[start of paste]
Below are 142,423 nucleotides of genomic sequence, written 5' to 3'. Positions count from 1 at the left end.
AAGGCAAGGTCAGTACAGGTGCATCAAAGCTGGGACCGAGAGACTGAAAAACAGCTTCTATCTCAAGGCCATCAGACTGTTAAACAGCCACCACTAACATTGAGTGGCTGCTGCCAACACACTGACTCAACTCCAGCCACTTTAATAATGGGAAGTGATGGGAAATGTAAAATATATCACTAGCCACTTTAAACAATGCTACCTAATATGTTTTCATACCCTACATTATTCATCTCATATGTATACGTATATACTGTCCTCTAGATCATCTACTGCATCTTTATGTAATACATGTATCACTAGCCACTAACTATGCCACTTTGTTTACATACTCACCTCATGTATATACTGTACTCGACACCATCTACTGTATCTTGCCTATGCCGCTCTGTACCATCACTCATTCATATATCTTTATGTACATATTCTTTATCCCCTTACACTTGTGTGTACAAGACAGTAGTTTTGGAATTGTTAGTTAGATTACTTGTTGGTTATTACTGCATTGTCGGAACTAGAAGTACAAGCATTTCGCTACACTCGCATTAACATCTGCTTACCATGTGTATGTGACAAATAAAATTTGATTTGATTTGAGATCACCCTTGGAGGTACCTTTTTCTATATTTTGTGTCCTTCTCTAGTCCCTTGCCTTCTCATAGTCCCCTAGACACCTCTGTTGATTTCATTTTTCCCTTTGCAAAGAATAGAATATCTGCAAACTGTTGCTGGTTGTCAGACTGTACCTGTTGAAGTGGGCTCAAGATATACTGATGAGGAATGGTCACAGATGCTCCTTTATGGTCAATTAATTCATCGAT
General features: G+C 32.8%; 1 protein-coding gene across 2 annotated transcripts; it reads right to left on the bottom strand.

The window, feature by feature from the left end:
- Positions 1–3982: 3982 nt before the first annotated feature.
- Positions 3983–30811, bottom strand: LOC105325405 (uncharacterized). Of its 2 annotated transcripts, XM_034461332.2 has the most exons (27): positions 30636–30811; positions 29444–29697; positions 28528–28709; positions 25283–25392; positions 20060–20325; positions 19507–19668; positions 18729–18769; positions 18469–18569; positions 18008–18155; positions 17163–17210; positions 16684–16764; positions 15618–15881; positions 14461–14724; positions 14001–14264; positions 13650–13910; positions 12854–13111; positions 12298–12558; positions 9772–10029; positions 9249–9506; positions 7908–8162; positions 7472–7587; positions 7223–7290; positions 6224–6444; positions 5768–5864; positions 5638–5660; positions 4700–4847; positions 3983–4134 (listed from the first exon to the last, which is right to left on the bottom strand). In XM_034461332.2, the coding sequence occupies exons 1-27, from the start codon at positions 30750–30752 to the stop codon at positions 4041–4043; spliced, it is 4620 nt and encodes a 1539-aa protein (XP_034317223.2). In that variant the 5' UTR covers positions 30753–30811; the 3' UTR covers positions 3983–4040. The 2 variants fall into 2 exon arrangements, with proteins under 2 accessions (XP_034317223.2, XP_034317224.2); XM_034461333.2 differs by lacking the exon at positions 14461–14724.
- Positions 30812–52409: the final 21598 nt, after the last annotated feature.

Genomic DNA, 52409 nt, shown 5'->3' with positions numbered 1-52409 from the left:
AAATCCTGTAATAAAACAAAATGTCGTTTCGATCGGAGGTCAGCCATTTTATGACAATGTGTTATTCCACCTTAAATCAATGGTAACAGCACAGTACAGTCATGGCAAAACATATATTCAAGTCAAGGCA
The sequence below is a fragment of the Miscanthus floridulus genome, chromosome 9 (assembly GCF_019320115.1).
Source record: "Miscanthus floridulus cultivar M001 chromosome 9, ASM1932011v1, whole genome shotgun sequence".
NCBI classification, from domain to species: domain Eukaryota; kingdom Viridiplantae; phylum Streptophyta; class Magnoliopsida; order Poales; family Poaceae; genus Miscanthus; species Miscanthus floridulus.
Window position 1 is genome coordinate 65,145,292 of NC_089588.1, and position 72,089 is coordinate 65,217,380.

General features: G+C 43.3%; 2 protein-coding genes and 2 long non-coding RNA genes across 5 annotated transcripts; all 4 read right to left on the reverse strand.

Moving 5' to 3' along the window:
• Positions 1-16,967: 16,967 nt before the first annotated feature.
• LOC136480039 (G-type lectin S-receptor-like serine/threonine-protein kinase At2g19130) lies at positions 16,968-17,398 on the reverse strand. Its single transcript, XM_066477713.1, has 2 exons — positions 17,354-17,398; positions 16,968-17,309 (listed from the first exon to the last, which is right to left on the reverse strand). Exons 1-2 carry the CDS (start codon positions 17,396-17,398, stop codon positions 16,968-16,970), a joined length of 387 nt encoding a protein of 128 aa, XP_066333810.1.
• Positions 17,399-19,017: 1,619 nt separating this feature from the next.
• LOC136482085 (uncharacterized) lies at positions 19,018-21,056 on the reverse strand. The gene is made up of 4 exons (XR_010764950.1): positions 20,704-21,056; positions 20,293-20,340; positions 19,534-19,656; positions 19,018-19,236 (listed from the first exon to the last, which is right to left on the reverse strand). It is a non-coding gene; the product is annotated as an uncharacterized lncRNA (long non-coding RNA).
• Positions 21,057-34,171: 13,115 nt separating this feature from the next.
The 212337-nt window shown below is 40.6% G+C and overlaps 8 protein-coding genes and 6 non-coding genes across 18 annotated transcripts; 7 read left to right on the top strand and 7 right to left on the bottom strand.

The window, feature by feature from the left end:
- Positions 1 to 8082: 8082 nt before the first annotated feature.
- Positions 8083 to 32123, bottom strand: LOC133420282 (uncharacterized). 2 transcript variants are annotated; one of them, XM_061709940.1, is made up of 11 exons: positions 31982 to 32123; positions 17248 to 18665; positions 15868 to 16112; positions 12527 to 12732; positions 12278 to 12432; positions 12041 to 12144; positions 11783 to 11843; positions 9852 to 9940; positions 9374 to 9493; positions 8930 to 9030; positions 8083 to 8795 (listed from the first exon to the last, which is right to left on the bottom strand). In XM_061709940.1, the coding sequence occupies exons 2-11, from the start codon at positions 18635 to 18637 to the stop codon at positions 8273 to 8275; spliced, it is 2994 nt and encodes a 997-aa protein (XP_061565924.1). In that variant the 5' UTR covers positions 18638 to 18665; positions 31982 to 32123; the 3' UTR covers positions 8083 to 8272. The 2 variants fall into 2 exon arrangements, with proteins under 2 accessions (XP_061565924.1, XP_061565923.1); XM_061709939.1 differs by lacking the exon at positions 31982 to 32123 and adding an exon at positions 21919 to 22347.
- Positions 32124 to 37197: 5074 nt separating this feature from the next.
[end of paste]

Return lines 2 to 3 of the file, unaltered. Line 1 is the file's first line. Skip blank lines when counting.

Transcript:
AAGGCAAGGTCAGTACAGGTGCATCAAAGCTGGGACCGAGAGACTGAAAAACAGCTTCTATCTCAAGGCCATCAGACTGTTAAACAGCCACCACTAACATTGAGTGGCTGCTGCCAACACACTGACTCAACTCCAGCCACTTTAATAATGGGAAGTGATGGGAAATGTAAAATATATCACTAGCCACTTTAAACAATGCTACCTAATATGTTTTCATACCCTACATTATTCATCTCATATGTATACGTATATACTGTCCTCTAGATCATCTACTGCATCTTTATGTAATACATGTATCACTAGCCACTAACTATGCCACTTTGTTTACATACTCACCTCATGTATATACTGTACTCGACACCATCTACTGTATCTTGCCTATGCCGCTCTGTACCATCACTCATTCATATATCTTTATGTACATATTCTTTATCCCCTTACACTTGTGTGTACAAGACAGTAGTTTTGGAATTGTTAGTTAGATTACTTGTTGGTTATTACTGCATTGTCGGAACTAGAAGTACAAGCATTTCGCTACACTCGCATTAACATCTGCTTACCATGTGTATGTGACAAATAAAATTTGATTTGATTTGAGATCACCCTTGGAGGTACCTTTTTCTATATTTTGTGTCCTTCTCTAGTCCCTTGCCTTCTCATAGTCCCCTAGACACCTCTGTTGATTTCATTTTTCCCTTTGCAAAGAATAGAATATCTGCAAACTGTTGCTGGTTGTCAGACTGTACCTGTTGAAGTGGGCTCAAGATATACTGATGAGGAATGGTCACAGATGCTCCTTTATGGTCAATTAATTCATCGAT
General features: G+C 32.8%; 1 protein-coding gene across 2 annotated transcripts; it reads right to left on the bottom strand.